Thursday, January 19, 2017

The ATM at Red Rock

During one of the first few evenings I was in Vegas last month, I found myself at the Red Rock Casino.  I was there to have dinner with some friends.  When we split up after, it didn’t make sense for me to drive to the Strip to play, it was much easier to play some poker at the Red Rock poker room.

I’ve played at the Red Rock a number of times over the years, and the one thing I can be sure of when I play there is that I can’t be sure of anything.  Every session, every experience there, is completely different.  One time it will be the nittiest game in town, another time it will be a table full of maniacs.  Sometimes it’s all regs who know each other and I feel like I’m intruding on a private game, other times, they act like they don’t know each other (and yeah, sometimes I’m convinced they are just acting).  And you know, sometimes, I see a girl with the largest breasts in the free world get motor-boated by another girl (see here to find that story). Sadly, that is not a regular feature of the room; I only saw that once.  If it happened all the time, I’d move into the room.

On this night, my first impression of the table was completely wrong.  In one corner, there were three older guys all next to each other.  These guys were old enough to call me “Sonny” though none of them did.  I figured with them all together, it was going to be a nitfest. 

Boy was I wrong!  Soon after I got to the table, a younger guy entered the game and sat directly to my right.  When I say “younger” I mean with respect to the three guys on the other side of the table.  And yes, he was younger than me, too.  But he was not a kid by any stretch.

But what he really was though, was a human ATM.  He went through money like nobody’s business.  He bought in for $300 (the max) and lost that in just a few hands.  He bought in for another $300, and that too was gone in about the same amount of time.  This time he got up and said, “Hold my seat.”  He came back a few minutes later with $300 in chips.  Which he lost just as fast.

Generally, each buy-in would last about two hands he’d play thru the turn.  If he got out on the flop, he wouldn’t lose that much.  He played virtually every hand.  It was either call a raise, make a raise of various sizes (from $7 to $25) or even limp.  It was hard to tell if there was ever any rhyme or reason to his preflop bet sizing.  But generally he’d play a hand where he’d lose 1//2 to 2/3’s his stack, and then a hand or two later go all in (either a call or a shove himself) and lose the rest.  I noticed a few bad bluffs that were called, and I guess when he called and didn’t show he made some bad crying calls.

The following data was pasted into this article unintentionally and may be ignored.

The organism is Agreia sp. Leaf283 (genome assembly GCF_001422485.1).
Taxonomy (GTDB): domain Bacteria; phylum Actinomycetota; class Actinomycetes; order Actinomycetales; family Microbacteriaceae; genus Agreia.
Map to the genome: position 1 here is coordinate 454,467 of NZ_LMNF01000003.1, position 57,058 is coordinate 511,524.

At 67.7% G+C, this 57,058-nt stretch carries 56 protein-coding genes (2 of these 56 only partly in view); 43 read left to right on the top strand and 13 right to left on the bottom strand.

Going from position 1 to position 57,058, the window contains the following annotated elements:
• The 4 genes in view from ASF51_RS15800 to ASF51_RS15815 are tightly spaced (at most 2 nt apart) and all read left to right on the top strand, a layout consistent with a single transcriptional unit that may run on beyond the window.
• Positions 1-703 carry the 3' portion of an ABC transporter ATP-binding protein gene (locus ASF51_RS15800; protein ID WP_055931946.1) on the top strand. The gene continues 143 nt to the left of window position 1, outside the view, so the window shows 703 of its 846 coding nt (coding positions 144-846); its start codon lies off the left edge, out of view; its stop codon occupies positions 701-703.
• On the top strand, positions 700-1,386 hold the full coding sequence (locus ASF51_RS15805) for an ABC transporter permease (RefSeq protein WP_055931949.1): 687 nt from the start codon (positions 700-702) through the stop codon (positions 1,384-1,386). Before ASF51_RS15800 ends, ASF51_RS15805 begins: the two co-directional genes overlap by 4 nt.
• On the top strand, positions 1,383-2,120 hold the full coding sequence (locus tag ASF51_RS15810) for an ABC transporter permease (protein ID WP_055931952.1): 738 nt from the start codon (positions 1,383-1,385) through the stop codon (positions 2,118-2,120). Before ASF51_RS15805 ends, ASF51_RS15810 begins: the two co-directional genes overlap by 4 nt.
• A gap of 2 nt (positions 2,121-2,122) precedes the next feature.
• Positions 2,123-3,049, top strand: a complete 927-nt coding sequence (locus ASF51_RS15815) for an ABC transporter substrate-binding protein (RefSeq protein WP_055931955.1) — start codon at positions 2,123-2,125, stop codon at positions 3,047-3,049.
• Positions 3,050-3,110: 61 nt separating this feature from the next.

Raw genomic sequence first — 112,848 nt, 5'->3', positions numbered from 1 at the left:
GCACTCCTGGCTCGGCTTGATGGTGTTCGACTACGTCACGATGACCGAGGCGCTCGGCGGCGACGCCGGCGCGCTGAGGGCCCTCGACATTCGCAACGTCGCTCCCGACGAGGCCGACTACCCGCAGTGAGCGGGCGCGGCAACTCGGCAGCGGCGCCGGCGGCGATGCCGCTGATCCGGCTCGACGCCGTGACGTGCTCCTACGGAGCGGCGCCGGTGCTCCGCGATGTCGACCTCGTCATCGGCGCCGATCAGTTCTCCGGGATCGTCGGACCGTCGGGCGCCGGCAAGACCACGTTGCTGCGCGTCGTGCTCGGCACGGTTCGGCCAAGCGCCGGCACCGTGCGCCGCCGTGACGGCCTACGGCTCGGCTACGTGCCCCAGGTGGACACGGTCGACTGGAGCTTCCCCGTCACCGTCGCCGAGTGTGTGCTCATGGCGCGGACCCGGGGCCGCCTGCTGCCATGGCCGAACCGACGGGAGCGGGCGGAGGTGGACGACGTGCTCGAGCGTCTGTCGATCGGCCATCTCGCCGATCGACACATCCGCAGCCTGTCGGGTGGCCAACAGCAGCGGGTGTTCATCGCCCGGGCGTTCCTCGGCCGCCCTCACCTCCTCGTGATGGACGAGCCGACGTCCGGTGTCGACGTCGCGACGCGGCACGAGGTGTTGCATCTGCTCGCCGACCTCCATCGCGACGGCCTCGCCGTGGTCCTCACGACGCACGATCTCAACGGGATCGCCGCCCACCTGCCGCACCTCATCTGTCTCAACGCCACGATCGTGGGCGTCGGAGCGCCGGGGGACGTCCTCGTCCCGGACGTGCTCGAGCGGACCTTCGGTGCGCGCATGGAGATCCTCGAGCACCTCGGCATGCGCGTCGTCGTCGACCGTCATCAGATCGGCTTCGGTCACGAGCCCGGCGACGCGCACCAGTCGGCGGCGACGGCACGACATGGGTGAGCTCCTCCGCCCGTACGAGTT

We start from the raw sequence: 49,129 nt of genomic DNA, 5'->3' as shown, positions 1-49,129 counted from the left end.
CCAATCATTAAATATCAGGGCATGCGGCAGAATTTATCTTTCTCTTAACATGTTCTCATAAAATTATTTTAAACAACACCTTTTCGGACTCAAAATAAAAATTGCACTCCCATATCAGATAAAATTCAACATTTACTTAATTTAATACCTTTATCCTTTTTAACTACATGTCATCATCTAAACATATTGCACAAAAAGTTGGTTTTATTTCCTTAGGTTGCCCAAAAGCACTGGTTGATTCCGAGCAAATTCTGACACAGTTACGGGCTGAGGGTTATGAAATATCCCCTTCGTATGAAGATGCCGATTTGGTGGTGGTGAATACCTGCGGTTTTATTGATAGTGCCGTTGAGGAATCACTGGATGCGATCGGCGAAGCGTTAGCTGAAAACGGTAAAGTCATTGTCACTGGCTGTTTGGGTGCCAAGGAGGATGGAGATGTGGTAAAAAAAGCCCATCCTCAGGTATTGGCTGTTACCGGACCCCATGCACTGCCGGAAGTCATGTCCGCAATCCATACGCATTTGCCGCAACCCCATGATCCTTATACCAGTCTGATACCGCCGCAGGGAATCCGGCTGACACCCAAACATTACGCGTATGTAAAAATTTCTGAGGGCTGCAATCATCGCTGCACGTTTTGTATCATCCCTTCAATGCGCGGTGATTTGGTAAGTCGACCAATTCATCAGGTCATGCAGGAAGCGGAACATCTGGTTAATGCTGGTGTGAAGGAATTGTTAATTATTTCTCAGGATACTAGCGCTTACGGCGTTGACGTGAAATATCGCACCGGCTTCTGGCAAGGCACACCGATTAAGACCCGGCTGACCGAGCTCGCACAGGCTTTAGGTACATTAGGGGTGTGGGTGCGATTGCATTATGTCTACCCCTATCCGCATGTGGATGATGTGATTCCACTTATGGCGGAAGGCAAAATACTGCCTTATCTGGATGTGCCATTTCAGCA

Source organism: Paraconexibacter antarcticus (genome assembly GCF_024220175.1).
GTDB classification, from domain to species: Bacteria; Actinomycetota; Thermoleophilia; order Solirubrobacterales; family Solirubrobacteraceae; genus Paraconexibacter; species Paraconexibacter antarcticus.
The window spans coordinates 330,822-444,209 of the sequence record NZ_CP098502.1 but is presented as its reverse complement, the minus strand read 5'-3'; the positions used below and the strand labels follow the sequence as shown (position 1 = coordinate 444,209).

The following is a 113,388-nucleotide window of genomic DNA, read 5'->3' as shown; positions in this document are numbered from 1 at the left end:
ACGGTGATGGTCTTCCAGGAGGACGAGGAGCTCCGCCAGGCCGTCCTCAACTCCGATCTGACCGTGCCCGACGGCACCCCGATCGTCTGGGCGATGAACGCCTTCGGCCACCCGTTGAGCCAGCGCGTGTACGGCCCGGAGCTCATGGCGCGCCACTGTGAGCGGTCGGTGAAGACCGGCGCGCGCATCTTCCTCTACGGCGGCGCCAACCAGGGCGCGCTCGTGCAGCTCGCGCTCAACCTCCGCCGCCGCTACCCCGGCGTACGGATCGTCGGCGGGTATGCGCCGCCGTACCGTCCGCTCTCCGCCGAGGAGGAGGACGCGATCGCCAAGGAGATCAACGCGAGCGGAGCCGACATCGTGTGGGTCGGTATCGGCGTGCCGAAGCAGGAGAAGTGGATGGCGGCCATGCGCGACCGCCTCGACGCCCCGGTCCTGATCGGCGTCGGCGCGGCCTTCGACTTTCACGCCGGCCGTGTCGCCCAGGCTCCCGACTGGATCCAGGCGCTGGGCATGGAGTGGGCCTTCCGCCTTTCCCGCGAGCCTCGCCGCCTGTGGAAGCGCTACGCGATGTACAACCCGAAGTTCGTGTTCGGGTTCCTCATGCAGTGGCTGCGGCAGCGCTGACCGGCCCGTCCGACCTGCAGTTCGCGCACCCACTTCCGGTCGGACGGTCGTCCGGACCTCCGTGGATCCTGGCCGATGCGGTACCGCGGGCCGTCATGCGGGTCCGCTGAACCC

He was apparently a regular.  The dealers all called him by name and I got the impression they weren’t just reading his name off the Bravo board in front of them, they actually knew him.  I wondered, does he come here every night and do this?  Surely sometimes he must win.  He didn’t say much and didn’t seem even remotely upset at all his loses, he was totally non-committal about it.  Don’t get me wrong, he didn’t seem happy about it and he didn’t really seem like he was enjoying himself, either.  But he sure didn’t seem upset.

He got up to get more cash or chips several times.  I would say he went through at least $2,400, $300 at a time, before he took off for good.  He won a few small hands that I saw, but that just meant more chips for whoever he stacked off to a hand or two later.

He was away from the table a lot (getting more money) but the action was good whether he was there or not.  The table was mostly loose, aggressive players.  There was one time a player 3-bet to $30 and got three callers.  A bit later, another player 3-bet to $30 and had two callers.  No nits here.

Well, except for yours truly.  Actually I got off to a good start.  Before I was there for one complete orbit, I got pocket Aces.  As soon as I made my usual $8 bet (first in), I realized that the open was too small for this game. Three players called.  The flop was 9-2-2.  I bet $20 and got one caller.  The turn was a 3, I bet $30 and he called.  The river was a 4.  I didn’t bet this time, and he mucked when he saw my bullets.